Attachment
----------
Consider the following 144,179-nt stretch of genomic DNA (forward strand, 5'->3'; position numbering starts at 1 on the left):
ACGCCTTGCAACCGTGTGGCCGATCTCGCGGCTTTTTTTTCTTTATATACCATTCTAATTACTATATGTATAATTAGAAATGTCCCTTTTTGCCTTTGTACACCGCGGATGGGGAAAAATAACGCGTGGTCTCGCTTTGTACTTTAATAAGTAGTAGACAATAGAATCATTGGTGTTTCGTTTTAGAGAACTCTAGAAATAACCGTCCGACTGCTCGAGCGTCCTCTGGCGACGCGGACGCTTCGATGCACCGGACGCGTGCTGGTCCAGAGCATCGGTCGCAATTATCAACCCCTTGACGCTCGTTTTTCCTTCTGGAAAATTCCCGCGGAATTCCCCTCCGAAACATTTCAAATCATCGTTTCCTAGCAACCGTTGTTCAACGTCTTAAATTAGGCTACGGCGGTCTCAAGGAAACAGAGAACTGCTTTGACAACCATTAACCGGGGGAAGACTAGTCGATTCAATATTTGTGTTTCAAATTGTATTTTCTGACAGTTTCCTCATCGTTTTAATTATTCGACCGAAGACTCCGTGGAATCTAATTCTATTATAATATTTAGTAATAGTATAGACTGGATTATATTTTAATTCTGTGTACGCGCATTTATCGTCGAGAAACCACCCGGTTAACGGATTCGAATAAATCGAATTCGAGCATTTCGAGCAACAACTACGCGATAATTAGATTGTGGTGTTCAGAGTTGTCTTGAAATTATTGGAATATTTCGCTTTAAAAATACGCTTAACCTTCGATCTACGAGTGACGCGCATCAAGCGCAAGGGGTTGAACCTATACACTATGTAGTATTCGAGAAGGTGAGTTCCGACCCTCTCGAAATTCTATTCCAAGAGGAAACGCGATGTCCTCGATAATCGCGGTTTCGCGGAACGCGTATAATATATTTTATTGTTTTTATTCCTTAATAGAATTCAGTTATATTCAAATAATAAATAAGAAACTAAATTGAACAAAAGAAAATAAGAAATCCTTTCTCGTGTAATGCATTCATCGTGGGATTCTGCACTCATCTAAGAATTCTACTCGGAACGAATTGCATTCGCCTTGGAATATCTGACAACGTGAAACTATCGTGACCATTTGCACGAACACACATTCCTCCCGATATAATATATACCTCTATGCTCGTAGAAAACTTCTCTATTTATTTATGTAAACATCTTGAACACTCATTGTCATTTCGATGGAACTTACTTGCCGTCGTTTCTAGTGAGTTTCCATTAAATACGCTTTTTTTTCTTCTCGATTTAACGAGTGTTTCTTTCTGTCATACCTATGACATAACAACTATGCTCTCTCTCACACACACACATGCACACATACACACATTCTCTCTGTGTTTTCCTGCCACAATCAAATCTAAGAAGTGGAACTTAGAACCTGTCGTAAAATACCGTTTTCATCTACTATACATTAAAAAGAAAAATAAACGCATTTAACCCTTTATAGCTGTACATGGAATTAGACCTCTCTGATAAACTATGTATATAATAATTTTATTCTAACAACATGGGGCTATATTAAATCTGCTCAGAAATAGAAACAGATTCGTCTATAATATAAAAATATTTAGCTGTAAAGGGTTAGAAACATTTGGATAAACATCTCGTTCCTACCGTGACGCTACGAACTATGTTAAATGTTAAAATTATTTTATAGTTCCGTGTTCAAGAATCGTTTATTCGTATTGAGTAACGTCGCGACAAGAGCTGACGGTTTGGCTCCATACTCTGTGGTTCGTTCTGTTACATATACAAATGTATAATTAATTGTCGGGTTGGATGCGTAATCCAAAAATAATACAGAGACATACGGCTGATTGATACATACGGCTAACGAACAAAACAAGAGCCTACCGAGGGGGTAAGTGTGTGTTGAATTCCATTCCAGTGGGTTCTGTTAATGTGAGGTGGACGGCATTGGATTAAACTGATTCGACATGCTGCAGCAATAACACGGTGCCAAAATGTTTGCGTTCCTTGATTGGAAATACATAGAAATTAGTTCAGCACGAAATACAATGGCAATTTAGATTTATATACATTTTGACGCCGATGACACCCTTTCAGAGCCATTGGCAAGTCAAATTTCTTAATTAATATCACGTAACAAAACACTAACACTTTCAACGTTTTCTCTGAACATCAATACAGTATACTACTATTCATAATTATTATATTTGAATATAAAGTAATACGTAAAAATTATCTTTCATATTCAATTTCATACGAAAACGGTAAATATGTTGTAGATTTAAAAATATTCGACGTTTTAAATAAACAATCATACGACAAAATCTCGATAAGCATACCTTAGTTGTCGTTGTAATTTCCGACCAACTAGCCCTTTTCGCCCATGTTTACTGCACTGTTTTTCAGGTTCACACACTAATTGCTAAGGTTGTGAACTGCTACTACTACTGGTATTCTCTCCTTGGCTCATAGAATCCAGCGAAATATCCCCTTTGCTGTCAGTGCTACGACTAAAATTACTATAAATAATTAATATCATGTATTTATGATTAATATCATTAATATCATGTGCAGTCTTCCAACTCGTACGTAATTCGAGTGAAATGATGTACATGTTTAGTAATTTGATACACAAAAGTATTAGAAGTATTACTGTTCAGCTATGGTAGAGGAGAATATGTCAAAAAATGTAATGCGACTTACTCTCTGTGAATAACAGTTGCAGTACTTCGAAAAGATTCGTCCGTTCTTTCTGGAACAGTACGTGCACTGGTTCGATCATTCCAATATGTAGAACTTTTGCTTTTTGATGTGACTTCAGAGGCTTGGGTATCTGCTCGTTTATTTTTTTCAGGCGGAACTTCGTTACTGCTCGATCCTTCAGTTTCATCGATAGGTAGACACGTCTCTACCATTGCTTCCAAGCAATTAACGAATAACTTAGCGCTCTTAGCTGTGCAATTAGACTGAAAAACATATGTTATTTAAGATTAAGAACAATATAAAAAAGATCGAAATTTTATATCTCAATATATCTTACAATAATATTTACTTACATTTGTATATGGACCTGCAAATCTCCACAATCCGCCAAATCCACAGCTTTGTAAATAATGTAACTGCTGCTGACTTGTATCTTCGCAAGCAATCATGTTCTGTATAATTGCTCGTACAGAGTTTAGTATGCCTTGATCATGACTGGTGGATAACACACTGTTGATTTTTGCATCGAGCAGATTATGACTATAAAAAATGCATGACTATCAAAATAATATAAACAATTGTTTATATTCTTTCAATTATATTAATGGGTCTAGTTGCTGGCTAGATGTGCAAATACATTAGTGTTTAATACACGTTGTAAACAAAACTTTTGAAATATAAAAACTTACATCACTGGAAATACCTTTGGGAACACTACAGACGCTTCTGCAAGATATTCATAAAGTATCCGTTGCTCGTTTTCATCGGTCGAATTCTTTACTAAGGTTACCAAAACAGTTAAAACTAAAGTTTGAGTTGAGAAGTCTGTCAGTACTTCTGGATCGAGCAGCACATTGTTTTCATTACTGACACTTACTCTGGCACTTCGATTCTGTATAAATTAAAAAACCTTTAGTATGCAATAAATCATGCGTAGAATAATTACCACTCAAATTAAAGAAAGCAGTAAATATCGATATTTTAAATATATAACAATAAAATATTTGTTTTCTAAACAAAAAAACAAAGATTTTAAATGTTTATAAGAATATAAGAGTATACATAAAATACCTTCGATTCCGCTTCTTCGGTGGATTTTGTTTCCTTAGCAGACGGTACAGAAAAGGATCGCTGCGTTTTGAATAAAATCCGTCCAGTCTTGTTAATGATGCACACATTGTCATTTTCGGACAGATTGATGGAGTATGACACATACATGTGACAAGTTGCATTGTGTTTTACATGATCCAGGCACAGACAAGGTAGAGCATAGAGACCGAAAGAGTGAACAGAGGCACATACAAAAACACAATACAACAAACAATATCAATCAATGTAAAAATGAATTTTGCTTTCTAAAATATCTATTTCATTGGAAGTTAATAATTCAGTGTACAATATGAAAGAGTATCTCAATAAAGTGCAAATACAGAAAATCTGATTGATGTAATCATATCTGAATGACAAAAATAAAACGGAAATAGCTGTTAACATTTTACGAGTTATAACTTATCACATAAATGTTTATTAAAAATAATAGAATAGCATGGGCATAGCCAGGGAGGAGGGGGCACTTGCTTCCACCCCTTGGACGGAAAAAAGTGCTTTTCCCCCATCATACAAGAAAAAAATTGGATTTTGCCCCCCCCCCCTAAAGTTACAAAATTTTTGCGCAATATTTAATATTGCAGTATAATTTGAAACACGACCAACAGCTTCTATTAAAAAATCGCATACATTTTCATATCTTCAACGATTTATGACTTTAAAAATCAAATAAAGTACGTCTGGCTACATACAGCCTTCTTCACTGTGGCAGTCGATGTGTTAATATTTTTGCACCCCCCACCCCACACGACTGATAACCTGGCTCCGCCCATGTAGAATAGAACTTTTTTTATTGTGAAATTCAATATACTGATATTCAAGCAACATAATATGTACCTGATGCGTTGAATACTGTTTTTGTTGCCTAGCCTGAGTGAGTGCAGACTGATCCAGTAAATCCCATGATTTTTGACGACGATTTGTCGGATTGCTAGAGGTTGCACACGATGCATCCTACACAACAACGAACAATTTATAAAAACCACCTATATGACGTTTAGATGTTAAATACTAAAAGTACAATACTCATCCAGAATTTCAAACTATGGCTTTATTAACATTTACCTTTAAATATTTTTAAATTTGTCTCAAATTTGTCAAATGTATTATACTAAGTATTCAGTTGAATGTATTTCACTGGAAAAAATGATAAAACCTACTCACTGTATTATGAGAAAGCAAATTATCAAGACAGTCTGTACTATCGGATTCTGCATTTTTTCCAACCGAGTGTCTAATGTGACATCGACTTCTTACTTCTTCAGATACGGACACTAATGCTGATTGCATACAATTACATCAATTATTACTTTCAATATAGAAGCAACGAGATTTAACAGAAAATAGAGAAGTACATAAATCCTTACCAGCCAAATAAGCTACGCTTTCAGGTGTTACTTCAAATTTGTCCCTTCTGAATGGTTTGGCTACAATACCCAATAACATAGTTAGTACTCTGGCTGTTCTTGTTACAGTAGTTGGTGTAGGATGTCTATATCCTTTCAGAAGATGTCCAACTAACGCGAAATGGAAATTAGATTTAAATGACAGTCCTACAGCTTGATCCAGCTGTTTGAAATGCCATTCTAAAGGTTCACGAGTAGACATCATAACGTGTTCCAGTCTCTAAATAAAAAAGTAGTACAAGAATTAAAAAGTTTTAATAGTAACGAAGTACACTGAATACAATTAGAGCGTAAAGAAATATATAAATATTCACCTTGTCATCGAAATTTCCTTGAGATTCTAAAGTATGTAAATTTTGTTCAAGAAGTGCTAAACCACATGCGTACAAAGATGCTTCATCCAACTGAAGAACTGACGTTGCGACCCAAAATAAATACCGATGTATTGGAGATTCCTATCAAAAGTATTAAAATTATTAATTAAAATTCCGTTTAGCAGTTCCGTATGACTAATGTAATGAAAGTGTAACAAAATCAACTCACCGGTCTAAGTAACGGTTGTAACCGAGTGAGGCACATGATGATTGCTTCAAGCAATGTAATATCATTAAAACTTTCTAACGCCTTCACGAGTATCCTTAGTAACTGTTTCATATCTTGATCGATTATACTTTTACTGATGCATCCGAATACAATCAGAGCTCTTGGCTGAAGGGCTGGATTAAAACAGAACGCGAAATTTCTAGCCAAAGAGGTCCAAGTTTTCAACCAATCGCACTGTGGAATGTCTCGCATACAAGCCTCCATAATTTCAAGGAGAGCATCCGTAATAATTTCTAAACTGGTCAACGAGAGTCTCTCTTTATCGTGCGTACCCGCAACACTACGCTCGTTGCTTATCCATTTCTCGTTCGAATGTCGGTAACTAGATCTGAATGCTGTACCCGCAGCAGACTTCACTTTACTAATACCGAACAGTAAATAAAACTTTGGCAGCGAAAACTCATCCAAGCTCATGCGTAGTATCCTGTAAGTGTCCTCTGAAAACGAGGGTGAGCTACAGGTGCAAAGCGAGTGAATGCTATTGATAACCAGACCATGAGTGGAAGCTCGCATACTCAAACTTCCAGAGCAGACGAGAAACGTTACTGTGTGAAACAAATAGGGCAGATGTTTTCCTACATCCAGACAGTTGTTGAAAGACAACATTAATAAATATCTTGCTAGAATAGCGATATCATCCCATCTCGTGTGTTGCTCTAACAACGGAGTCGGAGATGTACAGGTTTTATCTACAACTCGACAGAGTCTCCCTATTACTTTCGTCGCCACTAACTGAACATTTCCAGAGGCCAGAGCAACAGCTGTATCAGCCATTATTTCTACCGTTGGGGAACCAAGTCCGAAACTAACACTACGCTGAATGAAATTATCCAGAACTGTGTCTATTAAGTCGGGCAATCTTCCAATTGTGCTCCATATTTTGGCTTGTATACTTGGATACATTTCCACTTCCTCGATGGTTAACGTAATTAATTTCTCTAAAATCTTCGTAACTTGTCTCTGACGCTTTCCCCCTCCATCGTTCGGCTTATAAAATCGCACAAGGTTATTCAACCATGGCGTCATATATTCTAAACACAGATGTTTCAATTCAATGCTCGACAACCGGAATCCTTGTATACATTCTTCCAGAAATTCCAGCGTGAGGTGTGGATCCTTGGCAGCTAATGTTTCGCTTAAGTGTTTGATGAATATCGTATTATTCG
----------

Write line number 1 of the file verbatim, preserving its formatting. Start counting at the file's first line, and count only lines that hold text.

Consider the following 144,179-nt stretch of genomic DNA (forward strand, 5'->3'; position numbering starts at 1 on the left):